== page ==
New EPA Clean Water Act Rule Attempts to Streamline Permitting Process
Earlier this week, the U.S. Environmental Protection Agency finalized the “Clean Water Act Section 401 Certification Rule” (Rule). The Rule comes with significant procedural and substantive changes to the certification process for infrastructure projects.
Under Section 401 of the Clean Water Act, every applicant for a federal permit or license for any activity that may result in a discharge to a water body must request certification from the relevant state or tribe that the activity will comply with the local applicable water quality requirements.
The certifying state or tribe is obligated to respond within a “reasonable period of time” – not to exceed one year. In the past, states and tribes could extend the one year time period by stopping or tolling the certification process. The Rule prohibits this practice. Now, the clock starts ticking when the authorizing agency receives the certification request. If it does not grant, grant with conditions, deny, or expressly waive certification within one year, then it waives its certification authority under Section 401.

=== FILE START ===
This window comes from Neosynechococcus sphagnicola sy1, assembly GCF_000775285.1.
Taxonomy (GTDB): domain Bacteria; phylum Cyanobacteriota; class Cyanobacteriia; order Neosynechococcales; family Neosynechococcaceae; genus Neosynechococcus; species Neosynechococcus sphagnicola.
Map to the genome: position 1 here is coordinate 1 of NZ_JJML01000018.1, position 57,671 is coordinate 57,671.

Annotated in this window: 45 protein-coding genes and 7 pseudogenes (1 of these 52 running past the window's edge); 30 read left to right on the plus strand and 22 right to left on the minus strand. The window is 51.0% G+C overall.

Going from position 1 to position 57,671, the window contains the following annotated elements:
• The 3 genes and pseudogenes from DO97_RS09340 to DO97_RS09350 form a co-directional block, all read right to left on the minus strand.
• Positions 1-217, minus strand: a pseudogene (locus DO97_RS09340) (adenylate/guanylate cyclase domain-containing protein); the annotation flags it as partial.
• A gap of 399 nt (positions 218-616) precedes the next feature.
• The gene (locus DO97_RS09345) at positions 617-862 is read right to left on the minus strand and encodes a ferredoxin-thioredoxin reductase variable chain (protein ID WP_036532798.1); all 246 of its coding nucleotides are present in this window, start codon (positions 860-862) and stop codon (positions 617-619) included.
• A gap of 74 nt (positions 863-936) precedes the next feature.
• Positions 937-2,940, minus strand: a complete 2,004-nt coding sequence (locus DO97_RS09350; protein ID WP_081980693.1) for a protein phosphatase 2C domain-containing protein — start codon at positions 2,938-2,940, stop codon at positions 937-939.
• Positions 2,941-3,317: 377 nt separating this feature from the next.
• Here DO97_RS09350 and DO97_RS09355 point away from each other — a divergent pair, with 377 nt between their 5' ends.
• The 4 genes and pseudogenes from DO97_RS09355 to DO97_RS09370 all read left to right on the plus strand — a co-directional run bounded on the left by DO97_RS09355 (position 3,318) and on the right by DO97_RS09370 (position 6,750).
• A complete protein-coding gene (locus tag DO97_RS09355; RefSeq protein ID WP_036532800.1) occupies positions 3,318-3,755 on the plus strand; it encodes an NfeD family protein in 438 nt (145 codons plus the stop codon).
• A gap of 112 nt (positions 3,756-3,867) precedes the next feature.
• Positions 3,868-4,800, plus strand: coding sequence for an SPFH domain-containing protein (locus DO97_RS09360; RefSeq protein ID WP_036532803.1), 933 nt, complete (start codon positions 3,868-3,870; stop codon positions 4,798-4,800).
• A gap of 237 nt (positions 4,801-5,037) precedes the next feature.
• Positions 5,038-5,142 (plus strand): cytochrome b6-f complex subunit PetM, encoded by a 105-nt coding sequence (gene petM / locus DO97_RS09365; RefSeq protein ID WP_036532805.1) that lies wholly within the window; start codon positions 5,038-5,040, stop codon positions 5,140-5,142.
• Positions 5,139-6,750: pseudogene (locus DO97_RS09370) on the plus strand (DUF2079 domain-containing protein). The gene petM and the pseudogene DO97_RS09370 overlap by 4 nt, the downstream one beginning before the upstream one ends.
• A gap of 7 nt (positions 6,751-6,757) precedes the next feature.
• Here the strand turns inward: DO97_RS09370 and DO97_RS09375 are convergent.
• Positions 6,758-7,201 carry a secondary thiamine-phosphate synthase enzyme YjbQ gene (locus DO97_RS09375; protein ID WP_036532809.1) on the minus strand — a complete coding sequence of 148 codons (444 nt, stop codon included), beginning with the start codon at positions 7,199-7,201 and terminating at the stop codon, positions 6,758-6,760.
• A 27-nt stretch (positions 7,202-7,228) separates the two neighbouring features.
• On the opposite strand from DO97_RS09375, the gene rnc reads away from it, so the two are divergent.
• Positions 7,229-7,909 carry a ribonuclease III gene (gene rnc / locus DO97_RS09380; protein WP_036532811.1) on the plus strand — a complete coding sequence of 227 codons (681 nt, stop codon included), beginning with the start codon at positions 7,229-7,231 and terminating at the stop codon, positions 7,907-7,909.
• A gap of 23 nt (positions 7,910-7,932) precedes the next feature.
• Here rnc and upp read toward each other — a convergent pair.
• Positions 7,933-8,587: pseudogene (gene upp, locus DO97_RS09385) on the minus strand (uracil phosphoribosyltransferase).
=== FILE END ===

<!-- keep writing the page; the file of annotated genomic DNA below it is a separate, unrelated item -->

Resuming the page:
The Rule also limits the types of conditions that a certifying agency can place on a federal permit or license. This change incorporates Justice Thomas’s dissent in PUD No. 1 of Jefferson County v. Washington Dep’t of Ecology, 511 U.S. 700 (1994). Whereas the majority opinion held that certifying agencies could comprehensively review a facility’s impacts on water quality and identify conditions to address the same, Justice Thomas argued that any conditions must be narrow and strictly discharge related. In adopting Justice Thomas’s logic, EPA has sought to clarify that the Clean Water Act does not permit states or tribes to place any restrictions on infrastructure projects that are unrelated to a facility’s discharges.
Due to the Rule’s constraint on the power of states and tribes to set conditions on federal permits and licenses, legal challenges are expected. Thus, while industry may look favorably on EPA’s rulemaking as a common sense interpretation of the Clean Water Act and a welcome attempt to streamline the permitting process for infrastructure projects, several states, including California and Washington have voiced objections to the Rule, and for now, project applicants are unlikely to benefit from streamlined review.